Aljamain Sterling is proud to be a fighter, but that doesn’t mean he’s going to just run blindly into an event against any opponent without actually being well-prepared.
As the UFC continues to move forward with upcoming cards in the middle of the coronavirus pandemic, many fighters have volunteered to compete on short notice despite less than optimal conditions in their training camps.
Most states across America have instituted stay-at-home orders with non-essential businesses being shut down including gyms. That’s forced fighters to get extra creative in order to stay in shape and prepared for any potential opportunities.
Just recently, Sterling was attached to a fight against Cory Sandhagen at an event scheduled on May 16. After the news first surfaced, Sterling lashed out at the rumors because he wasn’t going to face anybody without a proper training camp and given the current climate, that was virtually impossible. Even Sandhagen conceded that as much as he wanted to fight, there was no way he’d be properly trained for a showdown with Sterling on May 16.
Now as the UFC continues to build more and more cards with a global pandemic still raging on, Sterling explains why he wasn’t willing to just throw caution to the wind and accept a fight because one was offered to him.
“I think Cory and I are on the same page with the type of mindset that we have. Championship mindset,” Sterling said when speaking to MMA Fighting. “We both know we need to properly prepare ourselves for each other if we are the next ones to be locking horns inside the Octagon. Whoever it is, I want to be well prepared. I don’t take any opponent in the UFC lightly. I’ve learned my lesson from doing that once and I don’t want to do it again.
“This is why you guys are considered the dummies of the entire sport because you guys just say fighters fight. That’s not true. Fighters don’t just fight. Not the good ones who have long, long success. The guys who make championship runs. The guys who fight for world titles. They get fizzled out, chewed up and spit out like a revolving door and then the next guy or the next female comes in to take their spot.”
The way Sterling sees it, every fight offered to him comes down to risk versus reward and facing an opponent like Sandhagen without an actual training camp just doesn’t make much sense to him.
Unfortunately, he doesn’t see a lot of the other fighters on the UFC roster taking a similar approach, which is why someone will always be ready to take that spot.
“That’s what no one understands, we can’t get nowhere as a whole, as a unit, as all of us being on the same page because everyone is just fending for themselves,” Sterling said. “I understand. You need to make money. I need to make money. I haven’t fought in almost a year at this point. But there comes a point where you have to look at a situation and analyze and go this is not in my best interest to do this.
“Do you think the UFC is going to owe you a favor when you step up on short notice when nobody else is doing it? There’s a reason a whole bunch of us aren’t doing it. If you want to be that scapegoat, and think that the UFC’s going to owe you one, good luck with that. Let me know how that goes.”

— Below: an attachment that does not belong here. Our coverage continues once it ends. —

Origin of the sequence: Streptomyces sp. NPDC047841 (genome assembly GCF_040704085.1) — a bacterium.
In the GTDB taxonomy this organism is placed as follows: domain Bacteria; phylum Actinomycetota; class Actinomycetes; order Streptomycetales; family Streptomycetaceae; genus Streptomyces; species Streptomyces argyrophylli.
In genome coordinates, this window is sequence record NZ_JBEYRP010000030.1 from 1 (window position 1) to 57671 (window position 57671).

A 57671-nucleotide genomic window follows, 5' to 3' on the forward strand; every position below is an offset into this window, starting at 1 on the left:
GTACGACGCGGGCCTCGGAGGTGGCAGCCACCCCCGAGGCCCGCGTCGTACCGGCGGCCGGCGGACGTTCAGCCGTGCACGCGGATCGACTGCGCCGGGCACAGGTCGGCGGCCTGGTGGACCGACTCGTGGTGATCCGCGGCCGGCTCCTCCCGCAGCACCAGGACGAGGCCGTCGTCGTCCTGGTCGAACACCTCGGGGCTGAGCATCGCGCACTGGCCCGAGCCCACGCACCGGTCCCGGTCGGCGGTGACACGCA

Sterling knows the UFC treats everything like business and he has to look at his career through that same set of lenses when these offers are made to him.
“As history has shown, I don’t think the UFC is in the business of doing favors for other people,” Sterling said. “They’re in the business of doing the UFC. I think Cory and I have the right mindset. Anybody I fight at this point, I want to make sure we’re both the best versions of ourselves showing up on the night and it’s definitely not May 16 or any time during April. It’s going to be when I have my training partners who helped me get to the show and I can prepare properly and confident walking to the Octagon.
“I think anyone with half a brain should be able to understand this logic. I hope I’m being clear on this. There’s certain things called risk versus reward and this is not the risk that you want to take because the reward is not a guarantee at this point. If it’s a short notice fight where both guys haven’t been training and there’s a title shot on the line, guaranteed in writing on the table, I’m willing to roll the dice on that. Not just take a fight because I need the money. That’s not worth it.”
With the coronavirus pandemic still threatening more and more upcoming events, Sterling doesn’t know with any kind of certainty when he’ll get to fight again but he knows right now isn’t the time.
He’s more than happy to take a risk for the right opportunity but that’s not what is being offered to him right now, which is why Sterling is happy to sit back and wait until he can return to training gain to book his next fight.
“This is not a race. It’s a marathon,” Sterling said. “MMA is not one of those up and down basketball seasons where you have a ton of games and you can still make the playoffs. It doesn’t work like that in MMA. You get a couple losses, you get washed up, you get the door slammed behind you and they bring in the next person behind you who is here to take your place. So you have to be smart with your decision-making and the risks that you’re taking.”
“You have to level-headed so that your ego doesn’t get in the way and deflate your opportunities because you decide to jump the gun on something that seemed like an opportunity and you wanted to show everyone ‘oh I’m such a bad ass, I took a fight.’ People don’t give a f*ck about that. They care if you won or if you lost, that’s all they care about. What have you done for me lately? When was the last time you won? How did you win? And that’s all people give a sh*t about. It’s risk versus reward. There’s smart risks and calculated risks.”